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Mingo officials react to allegations against late sheriff

WILLIAMSON, W.Va. -- Eugene Crum stood on the courthouse steps in January, the night he took office as Mingo County sheriff, promising to lead an unprecedented crackdown on the county's prescription pill epidemic.

That crackdown, dubbed "Operation Zero Tolerance," led to the indictment of 72 people for drug-related offenses and collected more than $75,000 in cash.

After Crum was shot and killed in April, he was remembered as a crusader who wanted to end the cycle of addiction that touched many families in Mingo County. 

But Mingo County residents are now learning that, before his death, FBI agents believed Crum illegally took prescription painkillers from a drug dealer while he was a county magistrate.

After he was elected sheriff, Crum allegedly took part in a conspiracy to stop the dealer from talking to the FBI, according to a federal charge filed against Mingo Circuit Judge Michael Thornsbury Thursday.

Crum's portrait hung outside the Mingo County Courthouse until last week, when his widow, Rosie Crum, took it down.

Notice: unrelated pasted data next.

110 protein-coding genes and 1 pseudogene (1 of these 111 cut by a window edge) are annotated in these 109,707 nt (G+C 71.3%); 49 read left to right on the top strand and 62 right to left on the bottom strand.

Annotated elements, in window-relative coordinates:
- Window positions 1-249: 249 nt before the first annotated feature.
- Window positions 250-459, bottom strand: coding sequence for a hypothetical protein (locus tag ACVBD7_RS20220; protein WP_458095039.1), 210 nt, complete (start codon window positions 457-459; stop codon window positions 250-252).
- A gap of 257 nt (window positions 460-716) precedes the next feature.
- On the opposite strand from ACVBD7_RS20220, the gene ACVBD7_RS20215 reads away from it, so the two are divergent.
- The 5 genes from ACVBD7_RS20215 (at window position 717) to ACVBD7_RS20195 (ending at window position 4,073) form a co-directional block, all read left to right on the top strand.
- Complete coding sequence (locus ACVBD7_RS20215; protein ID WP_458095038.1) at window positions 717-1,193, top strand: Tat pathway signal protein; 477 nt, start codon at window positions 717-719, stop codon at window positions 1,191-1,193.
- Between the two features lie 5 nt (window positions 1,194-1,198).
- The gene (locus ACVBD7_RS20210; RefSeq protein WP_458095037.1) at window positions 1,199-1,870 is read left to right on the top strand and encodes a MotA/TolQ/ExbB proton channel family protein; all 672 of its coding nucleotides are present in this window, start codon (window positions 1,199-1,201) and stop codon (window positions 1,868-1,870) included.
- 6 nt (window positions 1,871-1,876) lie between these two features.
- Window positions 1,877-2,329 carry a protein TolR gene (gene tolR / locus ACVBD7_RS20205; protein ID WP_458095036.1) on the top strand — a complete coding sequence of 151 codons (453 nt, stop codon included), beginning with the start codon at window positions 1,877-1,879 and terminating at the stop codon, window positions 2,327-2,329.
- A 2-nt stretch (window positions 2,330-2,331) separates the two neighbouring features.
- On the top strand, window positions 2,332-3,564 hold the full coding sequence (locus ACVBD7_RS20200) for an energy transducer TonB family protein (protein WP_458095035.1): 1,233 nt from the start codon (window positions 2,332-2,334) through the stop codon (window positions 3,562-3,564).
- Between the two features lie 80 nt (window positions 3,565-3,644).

Newly appointed Mingo County Sheriff James Smith said his department would re-examine all drug arrests made by Crum.

Smith said cooperating with the FBI is necessary to restore the public's trust in the sheriff's department. Crum has shattered that trust, said Smith, who was appointed by county commissioners as sheriff earlier this week. He ran against Crum in the Democratic primary for sheriff last year.

"It's sad that these people were entrusted by the people to do a job and they abused their power," Smith said. "There is no excuse for it."

Crum, 59, was shot to death April 3 as he sat in his police cruiser in downtown Williamson. Police said Tennis Melvin Maynard, 33, of Delbarton, shot Crum twice at close range.

After the sheriff's death, Rosie Crum served as interim sheriff. She resigned last month, after federal charges were initially filed against Thornsbury and Mingo County Commissioner David Baisden.